Here are some highlights from the Governor's introduced budget.  You can find even more details here.
  • Reserve - Increases the amount that will be held back in reserve to ensure that Virginia can weather any uncertainty at the federal level and maintain our AAA bond rating.  This includes $50 million in FY2019 and $221 in FY2020.
  • Education - Fully funds re-benchmarking of the Standards of Quality with an additional $436 million.  Re-benchmarking is the process of determining the total share of state funding for K-12 education.  This is different than the dreaded formula for distributing funding among school districts (which continues to be problematic).
  • Higher Education - Includes $217 million in maintenance reserve funding for infrastructure and security-related needs.  Additional funding is also provided for higher education operating costs, including much needed funding to George Mason University.
  • Metro and Mass Transit - Includes dedicated, ongoing funding to provide Virginia's $150 million share of the $500 million per year needed to stabilize the system for the long-term.  While I support additional funding for Metro, I am very concerned about the part of the proposal that diverts revenue from existing regional funding sources.  This revenue is used to pay for other critical transportation projects.  Plus, part of the deal when the General Assembly approved higher taxes in Northern Virginia for transportation is that we would have control over that money.  I will have more thoughts on this in a future Focus on Fairfax.  There is also $110 million in Commonwealth Transportation Capital Projects Revenue Bonds for mass transit in FY2020.  This will greatly benefit our region.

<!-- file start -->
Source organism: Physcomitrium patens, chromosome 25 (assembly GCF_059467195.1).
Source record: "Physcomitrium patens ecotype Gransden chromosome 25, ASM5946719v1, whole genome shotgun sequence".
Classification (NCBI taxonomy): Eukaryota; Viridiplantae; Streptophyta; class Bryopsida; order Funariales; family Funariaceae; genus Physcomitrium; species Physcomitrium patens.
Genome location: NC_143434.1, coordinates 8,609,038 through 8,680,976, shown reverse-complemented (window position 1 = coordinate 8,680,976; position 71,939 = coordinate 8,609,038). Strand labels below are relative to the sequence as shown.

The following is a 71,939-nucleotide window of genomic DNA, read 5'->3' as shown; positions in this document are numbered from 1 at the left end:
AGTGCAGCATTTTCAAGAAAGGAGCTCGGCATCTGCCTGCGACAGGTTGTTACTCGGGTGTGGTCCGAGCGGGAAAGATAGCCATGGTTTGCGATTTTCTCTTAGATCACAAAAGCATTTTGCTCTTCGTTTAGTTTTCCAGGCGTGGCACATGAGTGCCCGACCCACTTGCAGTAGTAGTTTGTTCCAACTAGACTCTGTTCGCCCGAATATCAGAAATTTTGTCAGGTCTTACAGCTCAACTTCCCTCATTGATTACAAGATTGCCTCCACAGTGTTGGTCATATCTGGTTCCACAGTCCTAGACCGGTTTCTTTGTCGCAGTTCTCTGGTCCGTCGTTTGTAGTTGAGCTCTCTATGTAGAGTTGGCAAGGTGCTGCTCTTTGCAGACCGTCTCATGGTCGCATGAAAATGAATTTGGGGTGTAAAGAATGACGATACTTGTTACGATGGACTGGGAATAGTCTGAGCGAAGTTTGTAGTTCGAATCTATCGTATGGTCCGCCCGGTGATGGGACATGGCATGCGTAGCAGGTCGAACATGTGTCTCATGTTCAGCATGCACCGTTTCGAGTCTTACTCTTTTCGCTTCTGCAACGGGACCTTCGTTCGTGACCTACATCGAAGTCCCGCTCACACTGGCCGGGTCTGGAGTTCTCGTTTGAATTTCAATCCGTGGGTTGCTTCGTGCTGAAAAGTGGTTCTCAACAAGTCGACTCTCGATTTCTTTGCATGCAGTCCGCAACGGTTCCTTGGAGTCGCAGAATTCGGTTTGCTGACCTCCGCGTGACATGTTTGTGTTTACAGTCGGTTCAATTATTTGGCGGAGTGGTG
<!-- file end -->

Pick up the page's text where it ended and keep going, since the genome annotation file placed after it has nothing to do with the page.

• Solar Engery - Includes $2 million to support a revolving loan fund aimed at further developing the solar energy industry in Virginia.
  • Medicaid Waiver Slots - Includes funding to support 825 additional Medicaid waiver slots for individuals with intellectual disabilities.  Virginia is under a consent agreement with the Department of Justice to invest in our system of supports to those with disabilities.
  • Mental Health - Provides $2.9 million to establish special units and programs for seriously mentally ill inmates as well as $1 million for the expansion of mental health dockets in high caseload jurisdictions.
  • Opioid Crisis - Increases funding to combat opioid addiction by $17.8 million.  According to the Virginia Department of Health, there were 803 deaths from fentanyl and/or heroin overdoses and 465 deaths from prescription opioid overdoses.
  • Salaries - Includes a 2% raise for state employees and the state's share of a 2% raise for teachers.
  • Medicaid Expansion - Expands Medicaid in Virginia, which will offer coverage to nearly 400,000 Virginians who are currently without health care.  Since the Affordable Care Act became law, Virginia has left $10.5 billion of federal funding on the table that could have gone to providing health care to our fellow Virginians.  This funding comes from taxes that we already pay.